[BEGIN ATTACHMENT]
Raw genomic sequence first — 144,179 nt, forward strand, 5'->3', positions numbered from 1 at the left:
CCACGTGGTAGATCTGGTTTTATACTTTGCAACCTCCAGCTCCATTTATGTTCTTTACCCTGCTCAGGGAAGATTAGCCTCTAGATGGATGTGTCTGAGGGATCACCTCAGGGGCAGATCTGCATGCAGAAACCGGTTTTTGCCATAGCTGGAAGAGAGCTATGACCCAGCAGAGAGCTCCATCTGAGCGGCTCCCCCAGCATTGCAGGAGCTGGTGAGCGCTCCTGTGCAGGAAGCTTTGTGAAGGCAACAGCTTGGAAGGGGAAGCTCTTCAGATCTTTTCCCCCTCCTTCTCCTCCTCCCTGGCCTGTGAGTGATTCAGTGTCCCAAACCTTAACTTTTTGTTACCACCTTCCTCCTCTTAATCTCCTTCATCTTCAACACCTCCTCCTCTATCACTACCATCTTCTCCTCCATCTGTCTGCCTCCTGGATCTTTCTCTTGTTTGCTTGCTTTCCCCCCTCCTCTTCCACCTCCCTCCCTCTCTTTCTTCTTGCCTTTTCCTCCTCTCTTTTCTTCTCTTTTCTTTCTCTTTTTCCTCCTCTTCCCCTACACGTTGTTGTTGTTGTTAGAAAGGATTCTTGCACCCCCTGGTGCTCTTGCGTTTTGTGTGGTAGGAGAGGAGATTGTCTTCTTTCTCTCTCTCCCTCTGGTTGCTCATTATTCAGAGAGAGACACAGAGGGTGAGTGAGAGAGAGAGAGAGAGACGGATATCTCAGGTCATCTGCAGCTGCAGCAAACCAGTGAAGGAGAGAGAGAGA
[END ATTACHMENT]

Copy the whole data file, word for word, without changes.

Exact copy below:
Raw genomic sequence first — 144,179 nt, forward strand, 5'->3', positions numbered from 1 at the left:
CCACGTGGTAGATCTGGTTTTATACTTTGCAACCTCCAGCTCCATTTATGTTCTTTACCCTGCTCAGGGAAGATTAGCCTCTAGATGGATGTGTCTGAGGGATCACCTCAGGGGCAGATCTGCATGCAGAAACCGGTTTTTGCCATAGCTGGAAGAGAGCTATGACCCAGCAGAGAGCTCCATCTGAGCGGCTCCCCCAGCATTGCAGGAGCTGGTGAGCGCTCCTGTGCAGGAAGCTTTGTGAAGGCAACAGCTTGGAAGGGGAAGCTCTTCAGATCTTTTCCCCCTCCTTCTCCTCCTCCCTGGCCTGTGAGTGATTCAGTGTCCCAAACCTTAACTTTTTGTTACCACCTTCCTCCTCTTAATCTCCTTCATCTTCAACACCTCCTCCTCTATCACTACCATCTTCTCCTCCATCTGTCTGCCTCCTGGATCTTTCTCTTGTTTGCTTGCTTTCCCCCCTCCTCTTCCACCTCCCTCCCTCTCTTTCTTCTTGCCTTTTCCTCCTCTCTTTTCTTCTCTTTTCTTTCTCTTTTTCCTCCTCTTCCCCTACACGTTGTTGTTGTTGTTAGAAAGGATTCTTGCACCCCCTGGTGCTCTTGCGTTTTGTGTGGTAGGAGAGGAGATTGTCTTCTTTCTCTCTCTCCCTCTGGTTGCTCATTATTCAGAGAGAGACACAGAGGGTGAGTGAGAGAGAGAGAGAGAGACGGATATCTCAGGTCATCTGCAGCTGCAGCAAACCAGTGAAGGAGAGAGAGAGA